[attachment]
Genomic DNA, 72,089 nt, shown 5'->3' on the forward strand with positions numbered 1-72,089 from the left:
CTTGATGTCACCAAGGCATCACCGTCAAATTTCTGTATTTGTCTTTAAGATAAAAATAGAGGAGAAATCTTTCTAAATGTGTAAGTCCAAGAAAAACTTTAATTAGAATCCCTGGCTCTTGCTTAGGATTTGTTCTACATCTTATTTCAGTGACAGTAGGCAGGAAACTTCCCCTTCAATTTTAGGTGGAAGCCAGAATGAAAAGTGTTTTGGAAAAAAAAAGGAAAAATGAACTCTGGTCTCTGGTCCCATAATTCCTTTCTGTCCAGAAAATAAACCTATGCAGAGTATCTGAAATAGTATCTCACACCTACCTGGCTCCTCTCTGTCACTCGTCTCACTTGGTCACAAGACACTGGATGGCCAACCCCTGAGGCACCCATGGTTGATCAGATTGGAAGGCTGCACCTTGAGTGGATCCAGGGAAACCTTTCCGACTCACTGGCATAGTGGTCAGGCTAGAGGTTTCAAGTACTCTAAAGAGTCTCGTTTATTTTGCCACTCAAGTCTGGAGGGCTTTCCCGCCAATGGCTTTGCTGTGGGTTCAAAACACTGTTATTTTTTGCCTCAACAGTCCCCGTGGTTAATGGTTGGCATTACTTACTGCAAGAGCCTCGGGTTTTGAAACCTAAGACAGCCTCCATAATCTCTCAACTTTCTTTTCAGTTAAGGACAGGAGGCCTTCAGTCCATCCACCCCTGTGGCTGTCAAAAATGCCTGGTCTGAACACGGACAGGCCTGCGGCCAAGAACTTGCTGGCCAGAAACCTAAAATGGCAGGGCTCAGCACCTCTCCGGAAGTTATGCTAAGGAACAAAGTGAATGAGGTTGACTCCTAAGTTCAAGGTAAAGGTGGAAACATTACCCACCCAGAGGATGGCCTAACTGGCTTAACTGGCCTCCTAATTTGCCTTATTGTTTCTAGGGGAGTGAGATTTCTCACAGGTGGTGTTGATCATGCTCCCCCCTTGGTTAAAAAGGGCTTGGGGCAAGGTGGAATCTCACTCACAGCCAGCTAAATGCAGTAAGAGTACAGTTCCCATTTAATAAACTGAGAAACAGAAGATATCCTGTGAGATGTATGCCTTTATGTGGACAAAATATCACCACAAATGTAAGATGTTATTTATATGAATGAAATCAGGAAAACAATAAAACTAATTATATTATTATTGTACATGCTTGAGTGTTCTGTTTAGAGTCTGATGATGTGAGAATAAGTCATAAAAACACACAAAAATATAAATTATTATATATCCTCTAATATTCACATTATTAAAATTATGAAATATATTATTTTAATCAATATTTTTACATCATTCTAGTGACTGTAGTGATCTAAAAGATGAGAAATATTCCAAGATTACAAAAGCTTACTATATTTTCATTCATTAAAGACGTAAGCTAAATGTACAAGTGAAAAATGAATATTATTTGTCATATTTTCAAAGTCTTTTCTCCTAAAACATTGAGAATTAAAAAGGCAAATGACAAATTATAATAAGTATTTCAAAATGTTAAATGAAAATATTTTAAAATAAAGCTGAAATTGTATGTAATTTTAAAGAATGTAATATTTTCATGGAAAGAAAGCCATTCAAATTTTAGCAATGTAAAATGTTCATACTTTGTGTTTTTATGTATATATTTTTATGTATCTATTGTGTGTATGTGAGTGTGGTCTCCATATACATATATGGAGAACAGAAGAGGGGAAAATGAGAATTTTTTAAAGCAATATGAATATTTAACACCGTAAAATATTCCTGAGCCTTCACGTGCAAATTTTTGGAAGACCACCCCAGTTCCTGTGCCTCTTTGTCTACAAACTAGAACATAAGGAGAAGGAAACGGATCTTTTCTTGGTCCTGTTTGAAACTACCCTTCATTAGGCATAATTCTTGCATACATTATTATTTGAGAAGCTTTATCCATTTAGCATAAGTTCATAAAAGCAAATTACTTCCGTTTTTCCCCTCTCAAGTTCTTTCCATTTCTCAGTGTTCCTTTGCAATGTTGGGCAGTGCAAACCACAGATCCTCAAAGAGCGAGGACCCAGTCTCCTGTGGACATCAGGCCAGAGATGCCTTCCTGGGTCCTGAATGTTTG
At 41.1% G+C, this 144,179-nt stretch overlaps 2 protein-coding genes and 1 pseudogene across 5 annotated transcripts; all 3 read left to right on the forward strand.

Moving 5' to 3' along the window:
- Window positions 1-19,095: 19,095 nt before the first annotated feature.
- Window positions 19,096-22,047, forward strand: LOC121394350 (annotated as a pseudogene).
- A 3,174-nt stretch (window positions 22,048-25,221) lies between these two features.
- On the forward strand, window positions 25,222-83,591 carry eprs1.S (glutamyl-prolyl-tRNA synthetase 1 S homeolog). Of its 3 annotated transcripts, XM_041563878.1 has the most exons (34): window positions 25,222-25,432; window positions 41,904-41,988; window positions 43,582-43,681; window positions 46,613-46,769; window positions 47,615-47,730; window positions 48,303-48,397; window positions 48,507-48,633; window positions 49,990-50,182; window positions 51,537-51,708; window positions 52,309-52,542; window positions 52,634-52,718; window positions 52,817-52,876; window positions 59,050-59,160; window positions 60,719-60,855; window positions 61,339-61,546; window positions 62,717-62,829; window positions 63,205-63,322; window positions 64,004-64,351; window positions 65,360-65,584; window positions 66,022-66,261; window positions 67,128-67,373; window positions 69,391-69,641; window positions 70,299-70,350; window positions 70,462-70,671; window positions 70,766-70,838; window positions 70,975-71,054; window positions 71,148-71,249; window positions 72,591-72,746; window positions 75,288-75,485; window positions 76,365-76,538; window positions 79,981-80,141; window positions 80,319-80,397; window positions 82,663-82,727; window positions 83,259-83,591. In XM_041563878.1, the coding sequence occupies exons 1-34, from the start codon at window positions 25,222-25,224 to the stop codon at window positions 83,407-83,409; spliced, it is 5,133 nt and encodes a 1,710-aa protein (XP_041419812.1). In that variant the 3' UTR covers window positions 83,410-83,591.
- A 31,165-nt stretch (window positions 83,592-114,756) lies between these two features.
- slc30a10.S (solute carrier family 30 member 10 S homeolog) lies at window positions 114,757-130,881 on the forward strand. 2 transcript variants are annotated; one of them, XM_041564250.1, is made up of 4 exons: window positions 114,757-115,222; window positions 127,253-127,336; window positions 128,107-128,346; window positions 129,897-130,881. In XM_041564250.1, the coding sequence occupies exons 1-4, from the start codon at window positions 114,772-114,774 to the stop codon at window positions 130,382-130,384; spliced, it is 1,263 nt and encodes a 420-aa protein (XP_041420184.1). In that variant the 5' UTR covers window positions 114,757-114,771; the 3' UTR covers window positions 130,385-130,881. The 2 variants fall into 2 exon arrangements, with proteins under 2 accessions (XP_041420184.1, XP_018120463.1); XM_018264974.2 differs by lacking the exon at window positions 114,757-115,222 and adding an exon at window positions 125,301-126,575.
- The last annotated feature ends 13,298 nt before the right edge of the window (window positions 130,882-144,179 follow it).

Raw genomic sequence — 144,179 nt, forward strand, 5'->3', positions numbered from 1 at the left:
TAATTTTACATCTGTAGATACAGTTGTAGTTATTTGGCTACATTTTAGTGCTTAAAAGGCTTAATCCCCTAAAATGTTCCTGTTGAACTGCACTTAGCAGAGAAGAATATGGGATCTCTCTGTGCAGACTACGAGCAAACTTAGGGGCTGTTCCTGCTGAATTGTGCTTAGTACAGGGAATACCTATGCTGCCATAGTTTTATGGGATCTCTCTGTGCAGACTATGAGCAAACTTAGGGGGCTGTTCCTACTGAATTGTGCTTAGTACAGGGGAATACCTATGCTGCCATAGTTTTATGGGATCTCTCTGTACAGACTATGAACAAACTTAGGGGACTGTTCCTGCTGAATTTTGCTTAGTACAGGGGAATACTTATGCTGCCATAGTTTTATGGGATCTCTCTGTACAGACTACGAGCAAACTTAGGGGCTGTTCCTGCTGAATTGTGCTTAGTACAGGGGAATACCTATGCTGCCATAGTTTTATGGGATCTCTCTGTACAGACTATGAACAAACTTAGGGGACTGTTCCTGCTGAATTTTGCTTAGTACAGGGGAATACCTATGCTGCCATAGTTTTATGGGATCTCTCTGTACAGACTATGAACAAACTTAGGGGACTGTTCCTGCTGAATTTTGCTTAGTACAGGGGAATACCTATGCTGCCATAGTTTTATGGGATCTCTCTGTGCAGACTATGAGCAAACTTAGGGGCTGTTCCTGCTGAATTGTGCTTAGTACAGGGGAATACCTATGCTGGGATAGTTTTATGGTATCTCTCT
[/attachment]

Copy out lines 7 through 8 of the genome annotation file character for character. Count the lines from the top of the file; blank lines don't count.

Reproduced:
- A 3,174-nt stretch (window positions 22,048-25,221) lies between these two features.
- On the forward strand, window positions 25,222-83,591 carry eprs1.S (glutamyl-prolyl-tRNA synthetase 1 S homeolog). Of its 3 annotated transcripts, XM_041563878.1 has the most exons (34): window positions 25,222-25,432; window positions 41,904-41,988; window positions 43,582-43,681; window positions 46,613-46,769; window positions 47,615-47,730; window positions 48,303-48,397; window positions 48,507-48,633; window positions 49,990-50,182; window positions 51,537-51,708; window positions 52,309-52,542; window positions 52,634-52,718; window positions 52,817-52,876; window positions 59,050-59,160; window positions 60,719-60,855; window positions 61,339-61,546; window positions 62,717-62,829; window positions 63,205-63,322; window positions 64,004-64,351; window positions 65,360-65,584; window positions 66,022-66,261; window positions 67,128-67,373; window positions 69,391-69,641; window positions 70,299-70,350; window positions 70,462-70,671; window positions 70,766-70,838; window positions 70,975-71,054; window positions 71,148-71,249; window positions 72,591-72,746; window positions 75,288-75,485; window positions 76,365-76,538; window positions 79,981-80,141; window positions 80,319-80,397; window positions 82,663-82,727; window positions 83,259-83,591. In XM_041563878.1, the coding sequence occupies exons 1-34, from the start codon at window positions 25,222-25,224 to the stop codon at window positions 83,407-83,409; spliced, it is 5,133 nt and encodes a 1,710-aa protein (XP_041419812.1). In that variant the 3' UTR covers window positions 83,410-83,591.